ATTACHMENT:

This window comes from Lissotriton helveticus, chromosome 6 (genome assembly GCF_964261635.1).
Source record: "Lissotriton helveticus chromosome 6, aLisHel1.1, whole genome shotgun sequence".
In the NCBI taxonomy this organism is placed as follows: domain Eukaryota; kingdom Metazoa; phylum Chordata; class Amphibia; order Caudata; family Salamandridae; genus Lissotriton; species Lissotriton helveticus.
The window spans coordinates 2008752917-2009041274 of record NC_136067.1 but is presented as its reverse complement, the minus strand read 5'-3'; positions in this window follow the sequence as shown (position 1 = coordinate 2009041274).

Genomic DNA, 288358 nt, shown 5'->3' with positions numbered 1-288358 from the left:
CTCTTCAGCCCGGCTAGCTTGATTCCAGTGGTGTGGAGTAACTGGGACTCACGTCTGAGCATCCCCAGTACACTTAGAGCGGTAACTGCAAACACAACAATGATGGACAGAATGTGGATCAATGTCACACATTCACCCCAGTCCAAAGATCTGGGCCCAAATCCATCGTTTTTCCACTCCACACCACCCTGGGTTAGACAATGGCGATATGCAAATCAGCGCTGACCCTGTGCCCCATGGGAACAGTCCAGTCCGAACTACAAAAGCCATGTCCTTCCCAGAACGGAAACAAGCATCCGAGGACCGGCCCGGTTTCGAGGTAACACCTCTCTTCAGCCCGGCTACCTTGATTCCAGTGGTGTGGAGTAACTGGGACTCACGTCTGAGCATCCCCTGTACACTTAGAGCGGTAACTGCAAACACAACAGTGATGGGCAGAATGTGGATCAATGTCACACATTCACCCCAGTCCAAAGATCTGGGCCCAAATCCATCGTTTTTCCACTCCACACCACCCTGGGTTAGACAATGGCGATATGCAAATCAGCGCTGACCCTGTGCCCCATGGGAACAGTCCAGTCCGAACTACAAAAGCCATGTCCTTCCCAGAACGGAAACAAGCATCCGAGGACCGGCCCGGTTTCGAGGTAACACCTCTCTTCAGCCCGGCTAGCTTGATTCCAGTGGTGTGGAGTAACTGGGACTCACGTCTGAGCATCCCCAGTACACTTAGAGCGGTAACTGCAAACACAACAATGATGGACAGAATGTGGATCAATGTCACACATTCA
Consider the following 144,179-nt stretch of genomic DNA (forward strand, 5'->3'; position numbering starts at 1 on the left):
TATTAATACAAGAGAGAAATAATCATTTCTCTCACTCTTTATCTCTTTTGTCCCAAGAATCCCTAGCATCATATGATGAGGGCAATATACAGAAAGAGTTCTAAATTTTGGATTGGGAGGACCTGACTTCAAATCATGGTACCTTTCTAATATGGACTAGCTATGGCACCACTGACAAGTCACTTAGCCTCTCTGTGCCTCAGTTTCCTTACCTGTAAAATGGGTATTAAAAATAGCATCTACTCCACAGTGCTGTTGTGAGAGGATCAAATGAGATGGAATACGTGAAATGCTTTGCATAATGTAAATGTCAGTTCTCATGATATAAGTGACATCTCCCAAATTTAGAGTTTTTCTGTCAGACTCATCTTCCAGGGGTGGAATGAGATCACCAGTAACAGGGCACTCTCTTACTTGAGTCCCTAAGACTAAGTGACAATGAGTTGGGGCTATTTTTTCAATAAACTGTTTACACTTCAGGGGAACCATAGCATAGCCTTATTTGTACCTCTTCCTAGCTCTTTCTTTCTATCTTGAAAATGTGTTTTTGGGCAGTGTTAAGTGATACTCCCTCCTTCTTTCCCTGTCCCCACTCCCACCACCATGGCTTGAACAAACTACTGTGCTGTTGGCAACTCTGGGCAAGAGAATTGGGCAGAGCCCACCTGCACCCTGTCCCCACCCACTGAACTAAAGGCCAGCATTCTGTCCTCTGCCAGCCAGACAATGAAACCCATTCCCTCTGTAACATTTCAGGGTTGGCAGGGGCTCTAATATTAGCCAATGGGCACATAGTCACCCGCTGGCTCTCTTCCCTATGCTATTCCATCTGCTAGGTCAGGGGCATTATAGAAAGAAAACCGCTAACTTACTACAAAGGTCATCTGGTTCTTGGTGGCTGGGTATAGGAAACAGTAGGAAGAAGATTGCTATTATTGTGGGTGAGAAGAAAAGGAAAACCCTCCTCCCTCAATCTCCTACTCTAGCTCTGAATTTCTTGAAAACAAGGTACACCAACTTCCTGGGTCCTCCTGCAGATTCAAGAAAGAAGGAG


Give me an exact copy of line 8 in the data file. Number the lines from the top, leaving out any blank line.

TATTAATACAAGAGAGAAATAATCATTTCTCTCACTCTTTATCTCTTTTGTCCCAAGAATCCCTAGCATCATATGATGAGGGCAATATACAGAAAGAGTTCTAAATTTTGGATTGGGAGGACCTGACTTCAAATCATGGTACCTTTCTAATATGGACTAGCTATGGCACCACTGACAAGTCACTTAGCCTCTCTGTGCCTCAGTTTCCTTACCTGTAAAATGGGTATTAAAAATAGCATCTACTCCACAGTGCTGTTGTGAGAGGATCAAATGAGATGGAATACGTGAAATGCTTTGCATAATGTAAATGTCAGTTCTCATGATATAAGTGACATCTCCCAAATTTAGAGTTTTTCTGTCAGACTCATCTTCCAGGGGTGGAATGAGATCACCAGTAACAGGGCACTCTCTTACTTGAGTCCCTAAGACTAAGTGACAATGAGTTGGGGCTATTTTTTCAATAAACTGTTTACACTTCAGGGGAACCATAGCATAGCCTTATTTGTACCTCTTCCTAGCTCTTTCTTTCTATCTTGAAAATGTGTTTTTGGGCAGTGTTAAGTGATACTCCCTCCTTCTTTCCCTGTCCCCACTCCCACCACCATGGCTTGAACAAACTACTGTGCTGTTGGCAACTCTGGGCAAGAGAATTGGGCAGAGCCCACCTGCACCCTGTCCCCACCCACTGAACTAAAGGCCAGCATTCTGTCCTCTGCCAGCCAGACAATGAAACCCATTCCCTCTGTAACATTTCAGGGTTGGCAGGGGCTCTAATATTAGCCAATGGGCACATAGTCACCCGCTGGCTCTCTTCCCTATGCTATTCCATCTGCTAGGTCAGGGGCATTATAGAAAGAAAACCGCTAACTTACTACAAAGGTCATCTGGTTCTTGGTGGCTGGGTATAGGAAACAGTAGGAAGAAGATTGCTATTATTGTGGGTGAGAAGAAAAGGAAAACCCTCCTCCCTCAATCTCCTACTCTAGCTCTGAATTTCTTGAAAACAAGGTACACCAACTTCCTGGGTCCTCCTGCAGATTCAAGAAAGAAGGAG